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Because my answer was already turning into an epistle, I will restrict myself to only answering the title question. I am answering from a Charismatic Christian perspective: Where have all the miracles gone? Contrary to the premise of your question, there are more miracles occurring in the world today than at any other time in history: The blind see, ...


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(LDS) I can understand your frustration. I want to touch on one point, which I strongly believe in. I know from personal experience that miracles still happen, and I also know that there are living prophets on the earth today, who warn us, prophecy, and perform miracles. What is a miracle? “A miracle is an extraordinary event caused by the power of ...


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Sometimes when promoting our own particular views common sense observations are undervalued at the expense of our own bias. I like too thinking about this topic from a common sense perspective and then arranging my own particular view within that. First, it is quite obvious that the massive spikes of miracles in the Bible occurred at the foundation of the ...


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Mar 16:17 And these signs shall follow them that believe; In my name shall they cast out devils; they shall speak with new tongues; Mar 16:18 They shall take up serpents; and if they drink any deadly thing, it shall not hurt them; they shall lay hands on the sick, and they shall recover. Mar 16:19 So then after the Lord had spoken unto ...


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All the miracles haven't gone, rather The Miracle has come. John 1:14 (ESV) 14  And the Word became flesh and dwelt among us, and we have seen his glory, glory as of the only Son from the Father, full of grace and truth. All your questions come down to this. The incarnation of Christ changed the tangible state of our relationship to God. The ...


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There are several possibilities: And he did not do many miracles there because of their lack of faith. (Matthew 13:58) It is not in God's nature to forcefully 'prove himself' to the cynic. Jesus may have simply been indicating that had Tyre and Sidon been anticipating the Messiah, they would have received Jesus better than the very people God had ...


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When Jesus turned water into wine, He performed His first miracle at the wedding feast. It was also at the request of His mother. He didn't want to demonstrate His power yet, but still obeyed His mother. It shows how Christians must respect Mary as Christ did. This first miracle also foreshadowed His death on the cross as being the sacrificial lamb. To ...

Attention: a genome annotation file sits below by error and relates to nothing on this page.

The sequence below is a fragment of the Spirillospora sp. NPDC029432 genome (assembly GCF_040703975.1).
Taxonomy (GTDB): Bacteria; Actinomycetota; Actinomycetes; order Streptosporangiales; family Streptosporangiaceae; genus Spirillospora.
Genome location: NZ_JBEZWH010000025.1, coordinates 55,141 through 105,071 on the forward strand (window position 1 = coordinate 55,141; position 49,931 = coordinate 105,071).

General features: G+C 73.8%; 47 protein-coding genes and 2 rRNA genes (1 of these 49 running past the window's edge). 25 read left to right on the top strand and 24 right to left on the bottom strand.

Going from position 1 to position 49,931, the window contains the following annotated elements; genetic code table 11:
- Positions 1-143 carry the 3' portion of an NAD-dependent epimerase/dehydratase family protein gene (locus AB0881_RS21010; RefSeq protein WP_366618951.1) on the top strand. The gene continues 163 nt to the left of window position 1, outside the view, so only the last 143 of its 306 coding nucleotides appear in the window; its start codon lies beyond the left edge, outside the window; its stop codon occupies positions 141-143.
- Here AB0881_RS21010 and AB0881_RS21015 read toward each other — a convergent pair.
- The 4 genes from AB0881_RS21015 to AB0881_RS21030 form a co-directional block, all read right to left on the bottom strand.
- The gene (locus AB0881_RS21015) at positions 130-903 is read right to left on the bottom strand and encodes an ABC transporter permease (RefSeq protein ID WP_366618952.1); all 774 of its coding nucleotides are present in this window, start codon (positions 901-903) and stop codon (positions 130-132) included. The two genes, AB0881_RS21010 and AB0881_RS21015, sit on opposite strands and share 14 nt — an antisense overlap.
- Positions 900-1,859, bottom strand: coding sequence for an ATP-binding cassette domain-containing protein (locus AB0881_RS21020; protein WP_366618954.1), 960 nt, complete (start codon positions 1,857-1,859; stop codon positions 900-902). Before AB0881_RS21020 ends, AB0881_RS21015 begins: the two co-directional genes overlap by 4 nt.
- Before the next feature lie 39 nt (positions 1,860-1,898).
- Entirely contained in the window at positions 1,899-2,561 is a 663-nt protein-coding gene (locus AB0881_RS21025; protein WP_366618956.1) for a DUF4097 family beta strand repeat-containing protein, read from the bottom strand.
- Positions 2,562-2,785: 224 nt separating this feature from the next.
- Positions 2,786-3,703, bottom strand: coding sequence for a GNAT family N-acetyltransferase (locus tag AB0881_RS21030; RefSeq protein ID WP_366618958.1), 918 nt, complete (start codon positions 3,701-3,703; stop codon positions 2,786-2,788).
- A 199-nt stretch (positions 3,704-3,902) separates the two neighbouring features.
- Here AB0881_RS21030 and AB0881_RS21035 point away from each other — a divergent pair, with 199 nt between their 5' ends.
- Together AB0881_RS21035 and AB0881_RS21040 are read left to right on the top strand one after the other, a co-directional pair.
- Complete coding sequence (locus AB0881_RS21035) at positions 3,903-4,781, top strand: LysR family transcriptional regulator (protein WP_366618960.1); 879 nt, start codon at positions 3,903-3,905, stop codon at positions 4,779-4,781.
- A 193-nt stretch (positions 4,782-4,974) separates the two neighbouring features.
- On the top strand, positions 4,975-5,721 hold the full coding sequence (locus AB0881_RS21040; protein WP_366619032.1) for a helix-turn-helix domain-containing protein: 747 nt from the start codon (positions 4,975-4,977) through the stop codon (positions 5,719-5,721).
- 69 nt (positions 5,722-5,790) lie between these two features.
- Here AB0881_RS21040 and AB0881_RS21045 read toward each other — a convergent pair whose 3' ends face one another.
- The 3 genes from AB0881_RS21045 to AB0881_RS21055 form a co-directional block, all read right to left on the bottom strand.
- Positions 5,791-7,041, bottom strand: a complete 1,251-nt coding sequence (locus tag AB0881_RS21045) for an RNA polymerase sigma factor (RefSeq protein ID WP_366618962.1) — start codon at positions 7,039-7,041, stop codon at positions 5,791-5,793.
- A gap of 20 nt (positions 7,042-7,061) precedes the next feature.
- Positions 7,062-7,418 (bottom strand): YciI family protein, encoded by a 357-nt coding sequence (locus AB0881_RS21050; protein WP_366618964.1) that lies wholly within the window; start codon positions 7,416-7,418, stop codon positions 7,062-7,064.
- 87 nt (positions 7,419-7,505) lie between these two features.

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Uta Ranke-Heinemann, among others, points out the parallels to pagan tradition in the account of Jesus turning water into wine. She says, in Putting Away Childish Things that the transformation of water into wine is a typical motif of the Dionysus legend, in which this miracle serves to highlight the god's epiphany. On his feast day, Dionysus made empty jars ...


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Jesus was supposed to be a man of the people- that is, someone focussed on helping people get from day to day. Why do you think so? Jesus came to redeem people by his suferring and death. Not to make their life comfortable. Jesus lived in the middle-east, where there's not much water Water was not scarce in Jesus's place and during his time. I don't know ...


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The Bethesda pool was a pagan god healing Myth created by the Romans who were in power at the time Jesus was at the pool. The temple at Bethesda is a pagan temple. There were (still are) two pools at the site. The larger pool is not the one that people tried to jump in to get healed, that would be the smaller catchment pool on the other side of the temple. ...


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Demons can say pretty much whatever they want, lying or telling the truth as it suits them. Jesus had already been accused of consorting with demons by such groups as the Sanhedrin (for example, in Matthew 12:24). He refuted those claims, of course, but they kept coming up, so it's likely that at least some people believed them. In that context, a demon ...



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